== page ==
The question of bailouts could arise, too – either for states to help cities or for federal aid to local governments.
Emanuel would love get help from the Illinois state government.
But Gov. Bruce Rauner is a Republican elected in 2014 on a platform of cleaning up state finances and reviving business activity. He’s promoting pension reforms at the state level, even as Emanuel, a Democrat, seeks funds to cover school-system pensions as well as the police and fire obligations.
By some measures, public-sector employees in the US have generous retirement benefits. The vast majority of them have a defined-benefit pension, as opposed to a 401(k)-style savings plan that doesn’t guarantee any defined level of retirement income. Only one-third of private-sector workers have that. And public employees often have health benefits to bridge the gap between retirement and eligibility for Medicare at age 65.
But although critics snipe at cushy union contracts, it’s a matter of debate whether state and municipal workers are generally overcompensated.
The Center for Retirement Research at Boston College in Chestnut Hill, Mass., for one, has concluded that when you factor wages and benefits together, compensation is pretty similar for public and private-sector workers.
Another analysis, published by the conservative American Enterprise Institute, disagreed, identifying a handful of states (New Jersey, California, Rhode Island, Illinois, New York, Pennsylvania, Connecticut) as offering compensation 20 percent or more above what comparable private-sector workers earn.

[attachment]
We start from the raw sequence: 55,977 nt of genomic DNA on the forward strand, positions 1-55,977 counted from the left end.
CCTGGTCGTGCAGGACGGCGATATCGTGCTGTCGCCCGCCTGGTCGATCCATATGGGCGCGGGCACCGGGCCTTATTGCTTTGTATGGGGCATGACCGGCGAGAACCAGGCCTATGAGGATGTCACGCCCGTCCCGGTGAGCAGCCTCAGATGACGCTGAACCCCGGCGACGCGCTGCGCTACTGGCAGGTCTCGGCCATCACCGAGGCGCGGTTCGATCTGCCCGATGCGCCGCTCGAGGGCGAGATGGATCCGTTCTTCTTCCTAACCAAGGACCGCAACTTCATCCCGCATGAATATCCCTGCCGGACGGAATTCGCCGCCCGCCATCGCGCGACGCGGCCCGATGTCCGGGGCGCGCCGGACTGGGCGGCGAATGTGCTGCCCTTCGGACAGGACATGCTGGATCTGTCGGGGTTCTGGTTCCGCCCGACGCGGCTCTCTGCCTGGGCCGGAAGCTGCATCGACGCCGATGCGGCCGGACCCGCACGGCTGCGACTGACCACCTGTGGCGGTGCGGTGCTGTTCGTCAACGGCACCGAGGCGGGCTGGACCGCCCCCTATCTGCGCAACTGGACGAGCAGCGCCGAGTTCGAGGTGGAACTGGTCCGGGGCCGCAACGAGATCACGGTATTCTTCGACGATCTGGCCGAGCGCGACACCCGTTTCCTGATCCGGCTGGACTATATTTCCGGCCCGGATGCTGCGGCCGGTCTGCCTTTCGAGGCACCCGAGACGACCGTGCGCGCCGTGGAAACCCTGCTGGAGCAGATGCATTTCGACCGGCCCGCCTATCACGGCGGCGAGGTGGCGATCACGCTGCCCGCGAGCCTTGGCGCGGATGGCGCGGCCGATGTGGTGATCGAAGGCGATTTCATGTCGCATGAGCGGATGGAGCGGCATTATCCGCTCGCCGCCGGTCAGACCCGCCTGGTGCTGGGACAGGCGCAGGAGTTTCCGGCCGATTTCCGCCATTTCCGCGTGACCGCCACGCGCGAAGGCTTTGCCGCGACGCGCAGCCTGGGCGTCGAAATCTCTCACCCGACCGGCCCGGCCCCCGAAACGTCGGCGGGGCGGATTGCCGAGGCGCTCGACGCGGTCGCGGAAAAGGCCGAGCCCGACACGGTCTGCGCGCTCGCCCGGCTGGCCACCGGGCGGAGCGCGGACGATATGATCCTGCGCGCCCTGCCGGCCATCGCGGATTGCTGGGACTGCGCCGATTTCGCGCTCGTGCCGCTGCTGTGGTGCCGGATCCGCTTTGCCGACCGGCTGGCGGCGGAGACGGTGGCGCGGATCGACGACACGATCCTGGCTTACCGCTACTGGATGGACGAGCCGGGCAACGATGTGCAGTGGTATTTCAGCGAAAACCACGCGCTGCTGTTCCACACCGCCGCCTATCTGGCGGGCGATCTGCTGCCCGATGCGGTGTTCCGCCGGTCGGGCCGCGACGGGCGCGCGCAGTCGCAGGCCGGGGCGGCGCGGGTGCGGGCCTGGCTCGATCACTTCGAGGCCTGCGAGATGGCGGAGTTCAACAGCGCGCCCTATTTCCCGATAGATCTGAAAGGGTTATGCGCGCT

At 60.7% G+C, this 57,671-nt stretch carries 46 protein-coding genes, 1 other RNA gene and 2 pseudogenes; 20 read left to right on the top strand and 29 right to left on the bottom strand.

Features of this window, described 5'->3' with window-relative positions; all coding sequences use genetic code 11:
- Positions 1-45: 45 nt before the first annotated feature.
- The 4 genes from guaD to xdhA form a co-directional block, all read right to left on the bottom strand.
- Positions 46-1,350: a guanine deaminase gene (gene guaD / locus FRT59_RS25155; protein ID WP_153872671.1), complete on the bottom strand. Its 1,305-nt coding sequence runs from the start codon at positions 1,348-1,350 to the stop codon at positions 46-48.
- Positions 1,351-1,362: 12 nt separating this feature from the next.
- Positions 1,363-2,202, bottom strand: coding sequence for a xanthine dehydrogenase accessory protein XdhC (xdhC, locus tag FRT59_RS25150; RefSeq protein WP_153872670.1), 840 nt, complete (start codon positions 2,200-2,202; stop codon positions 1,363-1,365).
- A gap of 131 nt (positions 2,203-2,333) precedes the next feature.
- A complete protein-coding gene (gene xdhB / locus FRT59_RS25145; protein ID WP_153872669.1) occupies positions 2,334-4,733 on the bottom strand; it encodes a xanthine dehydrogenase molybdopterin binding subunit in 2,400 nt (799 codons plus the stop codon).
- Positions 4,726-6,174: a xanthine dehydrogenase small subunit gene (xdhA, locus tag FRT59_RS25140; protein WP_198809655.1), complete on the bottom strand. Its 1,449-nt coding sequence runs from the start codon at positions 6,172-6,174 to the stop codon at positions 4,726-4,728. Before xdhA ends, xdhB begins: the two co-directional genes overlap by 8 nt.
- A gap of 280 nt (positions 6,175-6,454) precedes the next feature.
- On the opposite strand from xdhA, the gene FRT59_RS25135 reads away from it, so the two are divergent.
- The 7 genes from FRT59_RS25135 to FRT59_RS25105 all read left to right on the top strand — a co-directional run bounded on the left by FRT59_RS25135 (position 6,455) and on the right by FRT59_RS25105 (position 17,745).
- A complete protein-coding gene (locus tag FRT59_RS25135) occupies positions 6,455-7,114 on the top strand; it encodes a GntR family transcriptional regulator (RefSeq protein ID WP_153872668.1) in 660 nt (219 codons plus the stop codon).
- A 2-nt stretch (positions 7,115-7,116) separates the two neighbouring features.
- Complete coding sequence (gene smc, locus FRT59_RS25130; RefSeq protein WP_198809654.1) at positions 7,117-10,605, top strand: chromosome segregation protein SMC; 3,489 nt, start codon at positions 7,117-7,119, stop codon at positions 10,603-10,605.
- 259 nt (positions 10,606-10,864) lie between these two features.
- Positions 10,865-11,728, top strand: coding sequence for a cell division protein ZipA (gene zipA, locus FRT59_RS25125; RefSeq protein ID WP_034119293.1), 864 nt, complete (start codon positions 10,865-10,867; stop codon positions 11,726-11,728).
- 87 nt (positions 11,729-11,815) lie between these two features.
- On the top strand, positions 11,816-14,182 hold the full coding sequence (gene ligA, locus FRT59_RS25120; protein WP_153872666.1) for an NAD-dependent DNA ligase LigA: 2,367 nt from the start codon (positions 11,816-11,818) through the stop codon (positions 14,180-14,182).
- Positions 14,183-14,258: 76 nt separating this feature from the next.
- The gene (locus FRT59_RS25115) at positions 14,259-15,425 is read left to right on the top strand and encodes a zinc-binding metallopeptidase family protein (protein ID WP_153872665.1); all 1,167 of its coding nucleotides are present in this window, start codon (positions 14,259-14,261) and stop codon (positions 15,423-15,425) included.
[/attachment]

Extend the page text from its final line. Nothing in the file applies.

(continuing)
In any case, the choices that lie ahead range from tinkering to shifts toward the 401(k) savings model common in the private sector.
The fact that Emanuel failed to win reelection in the first vote, held in February, hints at the political crosscurrents he faces. He’s been labeled “Mayor 1 percent,” with the implication that he’s ignoring the needs of average city residents.
Still, he won Tuesday’s runoff partly because many residents worried that his rival, Democratic challenger from the left Jesus “Chuy” Garcia, didn't have as credible a fiscal vision.
As Emanuel and other local politicians seek a way forward on the pension front, a twin challenge is to fully fund the programs and also to better estimate how much funding is needed.
The needs are generally calculated based on projected rates of return that the funds will earn from investments. Those assumptions are often too rosy, resulting in so-called “discount rates” that are unrealistic, say critics of the pension-fund math.
“In almost all cases this discount rate is inappropriately high, and the use of a lower discount could more than double unfunded liabilities,” according to the Brookings Institution analysis.
One worrisome sign that more funding is needed: Some researchers haven’t seen much progress for the health of public pension funds since the recession, despite a strong investment climate.
The Pew analysis found that the funding gap for state plans “continued to grow” between 2010 and 2012. Similarly, unfunded liabilities for pensions in 10 of the nation’ s largest cities grew from 2009 to 2013, despite a strong stock market, Joshua Rauh of Stanford University concluded in a report this year.